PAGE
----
Never ones to judge a book by its cover!? we recently borrowed the below vessel from Brendan Dobbin, whom we buy most of our equipment from, and who provides us with much of our technical needs and advice. Our aim is to try and brew twice a week, once for bottles and the other for draught most of which we are aiming to sell on the Dingle Peninsula and in our own bar Brics Pub which is adjacent to the brewery. We were forced to stop trading in the bar just over 12 months ago due to its declining trade and it was with great sadness the doors were closed.
Now though, with things turning around a little we are actively trying to revisit this reality and open for tours of the brewery daily and by appointment.
Brics has such a long history intertwined with the locality. It has been a shop and general store, grain and feed supplier, petrol station B&B restaurant and pub, changing and adapting since it opened in the late 1800s. so naturally it would give great pleasure if we could keep the whole thing afloat.
The irony being that where the present brewhouse is situated still has the loading bays where horse and carts could pull up to load grain feed and general supplies. This is where we now crush our own grains for brewing.
With barley very much to the fore of my mind I mention the recent seminar held in Kells Mills Kilkenny, who are hoping to import and supply directly from Crisp Maltings. Cutting out importation costs and delivery to my door is always appreciated mainly because of our rural location. The following day I made my way to Minch Maltings in Athy and I was pleasantly surprised to receive a personal tour of their facility by Alan and Paddy (the guy overseeing the whole malting process) It was a real treat to get such one to one attention, particularly when you consider their big customers are the likes of Diageo. We wouldn’t even hit the rickter scale with our small production, but even I recognise that doesn’t diminish our impact and place within the brewing industry. Hearing Alan and Paddy talk about their growers brought home the connection back to the land and the holistic view through the grain, water, botanicals, yeast and fermentation. The visceral relationship between ourselves and what we eat and drink is quite profound.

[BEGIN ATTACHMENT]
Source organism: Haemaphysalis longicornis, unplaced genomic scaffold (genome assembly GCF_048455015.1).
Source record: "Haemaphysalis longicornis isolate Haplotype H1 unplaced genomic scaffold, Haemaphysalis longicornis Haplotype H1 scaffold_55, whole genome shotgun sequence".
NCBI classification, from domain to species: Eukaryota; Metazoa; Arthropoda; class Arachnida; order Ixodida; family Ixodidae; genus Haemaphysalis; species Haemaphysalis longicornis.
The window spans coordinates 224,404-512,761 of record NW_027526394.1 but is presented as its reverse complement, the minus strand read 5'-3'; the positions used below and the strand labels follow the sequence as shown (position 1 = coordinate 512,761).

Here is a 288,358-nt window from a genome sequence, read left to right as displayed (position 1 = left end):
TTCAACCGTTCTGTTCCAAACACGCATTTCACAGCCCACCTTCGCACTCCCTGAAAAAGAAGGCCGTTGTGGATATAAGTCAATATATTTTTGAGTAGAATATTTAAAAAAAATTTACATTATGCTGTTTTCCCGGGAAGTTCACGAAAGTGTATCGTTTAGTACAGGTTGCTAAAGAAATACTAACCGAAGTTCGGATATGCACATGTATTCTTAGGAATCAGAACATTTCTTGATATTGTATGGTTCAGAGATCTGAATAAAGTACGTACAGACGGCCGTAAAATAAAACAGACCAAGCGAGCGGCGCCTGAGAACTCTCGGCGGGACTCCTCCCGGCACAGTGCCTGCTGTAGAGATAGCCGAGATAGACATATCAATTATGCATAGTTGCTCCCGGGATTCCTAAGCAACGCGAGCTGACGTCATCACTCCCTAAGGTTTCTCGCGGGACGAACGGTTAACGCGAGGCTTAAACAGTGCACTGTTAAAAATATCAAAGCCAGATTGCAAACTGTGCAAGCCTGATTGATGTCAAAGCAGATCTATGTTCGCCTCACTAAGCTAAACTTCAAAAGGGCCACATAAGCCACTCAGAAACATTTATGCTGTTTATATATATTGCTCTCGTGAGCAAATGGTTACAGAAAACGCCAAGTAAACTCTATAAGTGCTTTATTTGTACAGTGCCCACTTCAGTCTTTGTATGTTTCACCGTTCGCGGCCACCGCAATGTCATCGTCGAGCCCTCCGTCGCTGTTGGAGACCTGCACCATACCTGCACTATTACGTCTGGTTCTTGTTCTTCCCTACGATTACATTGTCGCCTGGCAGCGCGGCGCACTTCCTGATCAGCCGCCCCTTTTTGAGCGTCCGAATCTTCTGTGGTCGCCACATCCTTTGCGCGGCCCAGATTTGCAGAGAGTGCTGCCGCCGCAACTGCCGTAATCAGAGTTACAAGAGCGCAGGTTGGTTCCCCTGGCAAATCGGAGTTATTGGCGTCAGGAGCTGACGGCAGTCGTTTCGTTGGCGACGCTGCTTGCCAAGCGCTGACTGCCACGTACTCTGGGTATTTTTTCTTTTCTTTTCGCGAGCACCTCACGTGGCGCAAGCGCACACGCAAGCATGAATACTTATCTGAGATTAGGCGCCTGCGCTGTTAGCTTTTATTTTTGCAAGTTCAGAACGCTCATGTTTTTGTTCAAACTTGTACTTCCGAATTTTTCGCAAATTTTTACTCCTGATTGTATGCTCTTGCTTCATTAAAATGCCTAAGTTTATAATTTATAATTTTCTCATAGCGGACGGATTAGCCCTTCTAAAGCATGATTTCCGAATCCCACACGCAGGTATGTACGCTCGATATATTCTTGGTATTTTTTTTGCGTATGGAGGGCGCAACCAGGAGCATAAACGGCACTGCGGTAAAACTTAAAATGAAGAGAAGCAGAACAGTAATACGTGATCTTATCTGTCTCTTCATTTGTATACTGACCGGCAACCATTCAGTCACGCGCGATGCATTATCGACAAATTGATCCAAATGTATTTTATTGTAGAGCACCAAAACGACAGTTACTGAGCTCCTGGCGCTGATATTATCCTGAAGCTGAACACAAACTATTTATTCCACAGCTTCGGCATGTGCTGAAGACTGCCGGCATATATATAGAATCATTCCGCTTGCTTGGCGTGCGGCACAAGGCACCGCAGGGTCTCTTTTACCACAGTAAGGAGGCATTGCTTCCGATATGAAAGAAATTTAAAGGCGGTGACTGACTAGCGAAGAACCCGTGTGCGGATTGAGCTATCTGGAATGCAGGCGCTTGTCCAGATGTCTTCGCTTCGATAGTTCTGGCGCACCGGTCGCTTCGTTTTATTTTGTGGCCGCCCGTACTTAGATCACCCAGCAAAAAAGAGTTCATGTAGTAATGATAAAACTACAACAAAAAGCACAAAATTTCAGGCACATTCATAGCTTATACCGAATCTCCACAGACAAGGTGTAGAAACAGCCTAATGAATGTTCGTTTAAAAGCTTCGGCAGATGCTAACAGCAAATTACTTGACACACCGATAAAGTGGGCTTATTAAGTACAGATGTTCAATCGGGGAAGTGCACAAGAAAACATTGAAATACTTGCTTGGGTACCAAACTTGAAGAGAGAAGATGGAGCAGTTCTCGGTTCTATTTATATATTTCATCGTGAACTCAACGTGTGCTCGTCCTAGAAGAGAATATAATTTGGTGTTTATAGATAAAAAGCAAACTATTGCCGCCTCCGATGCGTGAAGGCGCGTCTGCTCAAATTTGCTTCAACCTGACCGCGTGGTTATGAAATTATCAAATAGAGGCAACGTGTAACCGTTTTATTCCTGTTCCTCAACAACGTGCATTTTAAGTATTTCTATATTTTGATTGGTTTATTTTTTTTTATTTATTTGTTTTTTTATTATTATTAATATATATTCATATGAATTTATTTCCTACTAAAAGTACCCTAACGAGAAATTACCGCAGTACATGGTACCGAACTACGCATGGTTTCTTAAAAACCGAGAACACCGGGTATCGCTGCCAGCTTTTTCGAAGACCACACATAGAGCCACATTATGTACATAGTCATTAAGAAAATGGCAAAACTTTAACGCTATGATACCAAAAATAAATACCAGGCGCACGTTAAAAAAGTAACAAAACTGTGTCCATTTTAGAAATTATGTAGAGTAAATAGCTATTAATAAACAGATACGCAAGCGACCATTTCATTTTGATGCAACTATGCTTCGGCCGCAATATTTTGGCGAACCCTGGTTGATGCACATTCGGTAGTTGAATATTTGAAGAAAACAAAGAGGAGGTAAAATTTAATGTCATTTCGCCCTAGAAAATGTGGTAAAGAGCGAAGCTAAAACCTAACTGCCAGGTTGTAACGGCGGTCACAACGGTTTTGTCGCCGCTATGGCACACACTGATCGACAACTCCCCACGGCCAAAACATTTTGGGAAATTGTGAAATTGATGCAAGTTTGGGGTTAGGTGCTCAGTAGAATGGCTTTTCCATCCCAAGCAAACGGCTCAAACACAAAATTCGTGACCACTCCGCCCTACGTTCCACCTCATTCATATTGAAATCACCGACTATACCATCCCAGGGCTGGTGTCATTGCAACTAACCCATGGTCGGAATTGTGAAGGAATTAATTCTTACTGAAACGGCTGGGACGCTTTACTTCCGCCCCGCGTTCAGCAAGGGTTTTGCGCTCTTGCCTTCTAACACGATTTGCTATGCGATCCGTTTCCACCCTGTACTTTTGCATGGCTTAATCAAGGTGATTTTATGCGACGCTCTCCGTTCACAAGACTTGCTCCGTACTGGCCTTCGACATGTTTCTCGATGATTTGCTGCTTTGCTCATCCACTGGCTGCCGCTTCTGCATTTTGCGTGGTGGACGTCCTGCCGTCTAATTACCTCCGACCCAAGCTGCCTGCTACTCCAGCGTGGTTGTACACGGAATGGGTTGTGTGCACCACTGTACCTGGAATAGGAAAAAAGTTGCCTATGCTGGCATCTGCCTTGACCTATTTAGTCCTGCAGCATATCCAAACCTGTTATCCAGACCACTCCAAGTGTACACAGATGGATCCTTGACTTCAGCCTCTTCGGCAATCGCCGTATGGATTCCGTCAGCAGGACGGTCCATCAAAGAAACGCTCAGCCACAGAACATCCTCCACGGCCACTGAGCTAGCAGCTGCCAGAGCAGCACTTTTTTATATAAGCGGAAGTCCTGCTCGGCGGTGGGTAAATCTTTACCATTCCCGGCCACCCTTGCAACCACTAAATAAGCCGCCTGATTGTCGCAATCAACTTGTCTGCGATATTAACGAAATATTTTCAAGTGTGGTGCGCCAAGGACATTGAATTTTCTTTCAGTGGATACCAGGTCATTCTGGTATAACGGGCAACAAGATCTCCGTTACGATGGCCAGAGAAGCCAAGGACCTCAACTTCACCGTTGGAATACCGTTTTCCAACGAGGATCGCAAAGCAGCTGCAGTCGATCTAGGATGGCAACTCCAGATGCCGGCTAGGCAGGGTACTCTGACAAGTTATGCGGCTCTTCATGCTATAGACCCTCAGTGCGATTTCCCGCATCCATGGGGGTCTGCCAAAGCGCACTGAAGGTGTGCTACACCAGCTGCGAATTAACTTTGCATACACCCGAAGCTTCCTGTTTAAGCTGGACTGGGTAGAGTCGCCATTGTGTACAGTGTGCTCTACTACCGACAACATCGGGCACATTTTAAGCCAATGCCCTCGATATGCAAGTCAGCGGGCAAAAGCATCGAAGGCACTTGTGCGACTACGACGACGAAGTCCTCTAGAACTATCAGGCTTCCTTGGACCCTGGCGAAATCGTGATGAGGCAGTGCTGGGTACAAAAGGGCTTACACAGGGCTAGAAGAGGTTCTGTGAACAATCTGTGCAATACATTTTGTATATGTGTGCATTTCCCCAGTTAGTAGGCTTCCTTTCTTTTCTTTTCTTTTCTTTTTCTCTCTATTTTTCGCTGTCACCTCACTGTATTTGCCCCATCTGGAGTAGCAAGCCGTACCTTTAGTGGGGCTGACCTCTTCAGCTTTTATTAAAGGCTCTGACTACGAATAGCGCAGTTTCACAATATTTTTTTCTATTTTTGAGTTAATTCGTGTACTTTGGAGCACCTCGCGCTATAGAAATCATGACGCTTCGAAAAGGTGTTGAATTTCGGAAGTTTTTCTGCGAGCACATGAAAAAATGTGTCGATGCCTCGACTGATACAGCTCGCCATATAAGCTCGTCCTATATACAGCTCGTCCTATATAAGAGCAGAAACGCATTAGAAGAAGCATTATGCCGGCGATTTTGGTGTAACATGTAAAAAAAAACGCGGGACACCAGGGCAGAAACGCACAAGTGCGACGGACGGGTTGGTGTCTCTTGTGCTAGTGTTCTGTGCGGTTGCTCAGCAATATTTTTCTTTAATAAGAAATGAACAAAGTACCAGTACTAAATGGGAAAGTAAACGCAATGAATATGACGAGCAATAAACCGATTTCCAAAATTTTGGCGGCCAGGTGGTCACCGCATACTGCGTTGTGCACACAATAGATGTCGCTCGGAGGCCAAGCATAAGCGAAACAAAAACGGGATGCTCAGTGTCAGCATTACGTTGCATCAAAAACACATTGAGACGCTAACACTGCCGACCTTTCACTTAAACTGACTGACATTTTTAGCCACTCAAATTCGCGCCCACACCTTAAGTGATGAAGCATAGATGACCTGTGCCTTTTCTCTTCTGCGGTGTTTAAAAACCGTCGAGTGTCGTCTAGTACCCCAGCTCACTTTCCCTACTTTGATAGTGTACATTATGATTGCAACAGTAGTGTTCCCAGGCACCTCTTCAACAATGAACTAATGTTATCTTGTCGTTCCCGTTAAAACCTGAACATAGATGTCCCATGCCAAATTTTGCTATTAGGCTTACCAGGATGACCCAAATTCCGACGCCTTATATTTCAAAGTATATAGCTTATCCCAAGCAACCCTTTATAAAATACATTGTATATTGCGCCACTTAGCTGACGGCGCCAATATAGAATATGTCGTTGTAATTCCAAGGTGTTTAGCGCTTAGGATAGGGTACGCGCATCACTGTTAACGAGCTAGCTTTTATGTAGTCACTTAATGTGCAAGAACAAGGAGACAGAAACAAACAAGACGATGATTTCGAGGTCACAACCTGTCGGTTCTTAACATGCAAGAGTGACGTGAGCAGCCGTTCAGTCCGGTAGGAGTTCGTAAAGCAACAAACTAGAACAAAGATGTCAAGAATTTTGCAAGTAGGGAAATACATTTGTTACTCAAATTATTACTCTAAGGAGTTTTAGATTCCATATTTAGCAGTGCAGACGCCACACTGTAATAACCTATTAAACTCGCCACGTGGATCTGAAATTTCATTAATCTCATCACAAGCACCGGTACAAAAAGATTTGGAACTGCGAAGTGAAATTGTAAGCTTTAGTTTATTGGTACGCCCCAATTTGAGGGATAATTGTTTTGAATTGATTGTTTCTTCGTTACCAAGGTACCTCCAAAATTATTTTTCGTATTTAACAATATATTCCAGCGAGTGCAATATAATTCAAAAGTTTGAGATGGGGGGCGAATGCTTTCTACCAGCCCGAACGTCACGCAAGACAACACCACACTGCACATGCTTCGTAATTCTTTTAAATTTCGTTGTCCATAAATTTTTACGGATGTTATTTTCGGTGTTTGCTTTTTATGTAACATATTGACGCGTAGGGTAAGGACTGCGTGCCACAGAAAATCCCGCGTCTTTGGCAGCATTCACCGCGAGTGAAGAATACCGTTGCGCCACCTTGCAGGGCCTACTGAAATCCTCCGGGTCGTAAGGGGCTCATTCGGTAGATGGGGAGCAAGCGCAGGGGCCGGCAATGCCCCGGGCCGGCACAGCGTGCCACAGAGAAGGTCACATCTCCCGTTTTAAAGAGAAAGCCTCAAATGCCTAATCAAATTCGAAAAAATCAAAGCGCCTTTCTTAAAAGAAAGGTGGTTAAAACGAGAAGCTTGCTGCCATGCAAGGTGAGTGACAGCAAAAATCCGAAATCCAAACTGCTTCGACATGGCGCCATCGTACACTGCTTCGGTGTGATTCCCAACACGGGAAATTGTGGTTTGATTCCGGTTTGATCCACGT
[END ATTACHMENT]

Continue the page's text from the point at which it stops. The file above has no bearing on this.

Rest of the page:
My Kilkenny direction was prompted by the most recent Independent Craft Brewers meeting, it is made up of such a diverse group of people and moves at a very slow pace. I get a little impatient with the mechanics of bureaucracy and wonder why things do not move faster? The agenda covered things as base as our identity and trying to address what is indeed the criteria for membership? Carly is also working on an identity, an image/sticker which we may use on our packaging to set us apart from the pretenders.